I am never, never, ever getting pregnant, ever. This is a beautifully written essay. It breaks my heart for her and makes me want to remove my reproductive system with a spoon. It is an outstanding horror story because it is terrifying for people who want babies and for people who never want babies.
posted by nicebookrack at 5:36 PM on November 11, 2013 [1 favorite]

Birth and death are intertwined. I was never so aware of my closeness to death as the day my son was born by c-section, and for weeks afterwards, I felt haunted by it. Most women never experience what Ms. Levy did, but I think many women do feel utterly changed in a way that isn't about being a mom, but about that fear and disorientation. Even when a birth is utterly normal and healthy.
posted by emjaybee at 8:00 PM on November 11, 2013 [3 favorites]

I lost my first pregnancy several weeks ago, at a very early date. I get the feeling that I'm doing much better than most (thanks in large part to my amazing husband and the wisdom of friends who have been there). It took so long for me to get to the point of simply wanting to try to have a baby, and now I've sort of leveled up to that next point of "okay: if you want to move forward, now you have to overcome even more fear than before."

I'm seeing now that that fear will never, never go away, but find new ways to work its way into my brain. Somehow I and my fellow future parents just have to figure out how to move past it anyway. This is going to be quite the negotiation.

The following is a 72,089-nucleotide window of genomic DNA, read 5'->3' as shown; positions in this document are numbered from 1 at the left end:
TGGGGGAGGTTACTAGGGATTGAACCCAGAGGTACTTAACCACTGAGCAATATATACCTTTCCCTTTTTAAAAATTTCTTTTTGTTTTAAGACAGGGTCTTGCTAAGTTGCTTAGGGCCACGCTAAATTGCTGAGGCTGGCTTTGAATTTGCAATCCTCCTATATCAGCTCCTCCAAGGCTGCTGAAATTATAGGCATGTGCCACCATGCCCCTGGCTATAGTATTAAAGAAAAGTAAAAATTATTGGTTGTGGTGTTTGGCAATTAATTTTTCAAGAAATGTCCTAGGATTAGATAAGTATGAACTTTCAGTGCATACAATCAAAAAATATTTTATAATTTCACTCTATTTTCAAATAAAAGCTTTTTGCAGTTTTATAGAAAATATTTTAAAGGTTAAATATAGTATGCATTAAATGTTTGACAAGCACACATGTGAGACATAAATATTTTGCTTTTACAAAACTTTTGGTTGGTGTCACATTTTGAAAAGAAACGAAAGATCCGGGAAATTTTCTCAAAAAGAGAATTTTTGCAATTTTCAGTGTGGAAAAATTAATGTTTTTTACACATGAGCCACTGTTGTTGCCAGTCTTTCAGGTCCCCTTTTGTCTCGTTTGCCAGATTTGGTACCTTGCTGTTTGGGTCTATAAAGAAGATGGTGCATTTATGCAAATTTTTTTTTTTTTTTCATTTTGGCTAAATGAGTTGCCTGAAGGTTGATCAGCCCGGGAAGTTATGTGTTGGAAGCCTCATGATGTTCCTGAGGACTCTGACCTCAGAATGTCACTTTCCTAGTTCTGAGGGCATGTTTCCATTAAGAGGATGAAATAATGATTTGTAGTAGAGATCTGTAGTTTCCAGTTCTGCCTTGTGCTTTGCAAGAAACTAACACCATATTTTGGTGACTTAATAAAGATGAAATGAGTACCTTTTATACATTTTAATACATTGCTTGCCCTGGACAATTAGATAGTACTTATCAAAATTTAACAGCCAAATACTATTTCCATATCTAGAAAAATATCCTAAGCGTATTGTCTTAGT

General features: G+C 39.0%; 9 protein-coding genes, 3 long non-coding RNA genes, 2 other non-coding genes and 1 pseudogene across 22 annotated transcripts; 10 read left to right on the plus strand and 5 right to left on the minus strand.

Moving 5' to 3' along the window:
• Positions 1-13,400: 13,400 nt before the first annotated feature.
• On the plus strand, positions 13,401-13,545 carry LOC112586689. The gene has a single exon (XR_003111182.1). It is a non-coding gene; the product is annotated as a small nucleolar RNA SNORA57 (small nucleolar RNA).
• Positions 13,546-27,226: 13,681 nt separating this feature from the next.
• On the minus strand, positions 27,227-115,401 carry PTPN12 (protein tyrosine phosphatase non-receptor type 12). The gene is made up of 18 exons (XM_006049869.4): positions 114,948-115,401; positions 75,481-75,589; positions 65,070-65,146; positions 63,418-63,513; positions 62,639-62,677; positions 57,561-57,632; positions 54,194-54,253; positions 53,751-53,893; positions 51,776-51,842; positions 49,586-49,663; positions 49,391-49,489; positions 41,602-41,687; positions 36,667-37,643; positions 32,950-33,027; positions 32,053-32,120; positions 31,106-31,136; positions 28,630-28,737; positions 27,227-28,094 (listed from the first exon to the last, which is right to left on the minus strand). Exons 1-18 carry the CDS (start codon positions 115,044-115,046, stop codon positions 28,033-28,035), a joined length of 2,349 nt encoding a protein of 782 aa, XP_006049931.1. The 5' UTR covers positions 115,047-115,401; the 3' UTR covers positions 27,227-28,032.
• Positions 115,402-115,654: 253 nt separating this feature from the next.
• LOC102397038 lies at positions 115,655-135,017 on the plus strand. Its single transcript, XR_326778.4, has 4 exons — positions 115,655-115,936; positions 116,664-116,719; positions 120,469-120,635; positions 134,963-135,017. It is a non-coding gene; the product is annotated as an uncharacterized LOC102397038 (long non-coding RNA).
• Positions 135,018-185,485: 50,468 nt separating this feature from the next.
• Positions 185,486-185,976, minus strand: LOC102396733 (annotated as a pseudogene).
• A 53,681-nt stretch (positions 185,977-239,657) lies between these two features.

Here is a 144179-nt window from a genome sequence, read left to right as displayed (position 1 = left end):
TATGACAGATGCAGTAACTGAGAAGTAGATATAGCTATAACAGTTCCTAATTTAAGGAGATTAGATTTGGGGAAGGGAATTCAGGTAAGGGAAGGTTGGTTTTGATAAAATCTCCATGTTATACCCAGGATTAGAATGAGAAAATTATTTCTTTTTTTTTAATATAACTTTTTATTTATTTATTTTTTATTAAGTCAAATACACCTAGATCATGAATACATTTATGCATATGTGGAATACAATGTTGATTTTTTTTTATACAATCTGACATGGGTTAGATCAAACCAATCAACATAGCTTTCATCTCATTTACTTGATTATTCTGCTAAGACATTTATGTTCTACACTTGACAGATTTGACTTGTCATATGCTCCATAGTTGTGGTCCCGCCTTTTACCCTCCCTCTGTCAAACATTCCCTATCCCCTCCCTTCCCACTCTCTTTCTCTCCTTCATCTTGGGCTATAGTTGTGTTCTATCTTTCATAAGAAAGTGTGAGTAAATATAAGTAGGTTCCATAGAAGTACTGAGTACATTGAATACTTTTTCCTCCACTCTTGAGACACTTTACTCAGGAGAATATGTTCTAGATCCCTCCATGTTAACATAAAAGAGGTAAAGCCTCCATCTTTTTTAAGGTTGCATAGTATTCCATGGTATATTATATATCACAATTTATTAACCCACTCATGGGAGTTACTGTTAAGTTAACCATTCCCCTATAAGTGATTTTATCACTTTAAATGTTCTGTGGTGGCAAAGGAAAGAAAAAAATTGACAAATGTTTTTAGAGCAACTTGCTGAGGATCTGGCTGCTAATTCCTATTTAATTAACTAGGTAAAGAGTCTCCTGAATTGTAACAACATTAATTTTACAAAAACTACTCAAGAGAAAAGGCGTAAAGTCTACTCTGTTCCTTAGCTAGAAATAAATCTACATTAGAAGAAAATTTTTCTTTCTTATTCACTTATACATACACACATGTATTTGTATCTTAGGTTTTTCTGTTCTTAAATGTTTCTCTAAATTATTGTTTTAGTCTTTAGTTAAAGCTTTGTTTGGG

posted by Madamina at 9:59 PM on November 11, 2013 [4 favorites]

One line that struck me about the photograph of her baby - I've met other mothers who gave birth and the baby died shortly after or was stillborn, and when they find out I have had miscarriages too, quite often they will offer to show me a photograph. I get why people don't want to see the photographs of these tiny and sometimes damaged babies, but they are incredibly important and loved, and to be able to look at them and tell their mother how beautiful their baby was, and compliment the baby - perfect fingers or those long eyelashes - means so much. Our NICU pictures were hoarded by us, and we didn't see the cables and tubes, only her tiny face.

If it's appropriate and you're shown a picture, please be kind and generous with your compliments for the baby.
posted by viggorlijah at 12:45 AM on November 12, 2013 [4 favorites]

Incredible, horrifying, brilliant piece of writing. Ariel puts her unimaginable loss right into your head. It's an amazing work. Thank you for posting this.
posted by toastedbeagle at 4:06 AM on November 12, 2013

The only time I've ever considered getting pregnant was after my sister's daughter was stillborn 2 days before her due date, and 2 days after a pre-natal check that showed everything going just fine. I wanted more than anything to be able to give her a baby, any baby... until I saw the photo of her perfect-looking, lifeless child, Abby, and wondered how I ever thought that some other baby might make up for that loss.

This part:
I tried to think of something maternal I could do to convey to him that I was, in fact, his mother, and that I had the situation completely under control.

Her immediate connection to the little guy, and her need to reassure him and record his existence, felt very familiar. And shattering.

How pedestrian, and how miraculous, this baby-having thing is.
posted by allthinky at 1:55 PM on November 12, 2013

Giving Voice to the ‘Silent Sorrow’ - "There’s a culture of silence surrounding miscarriage."

from Starting to Share The Silent Sorrow
posted by the man of twists and turns at 3:24 PM on November 20, 2013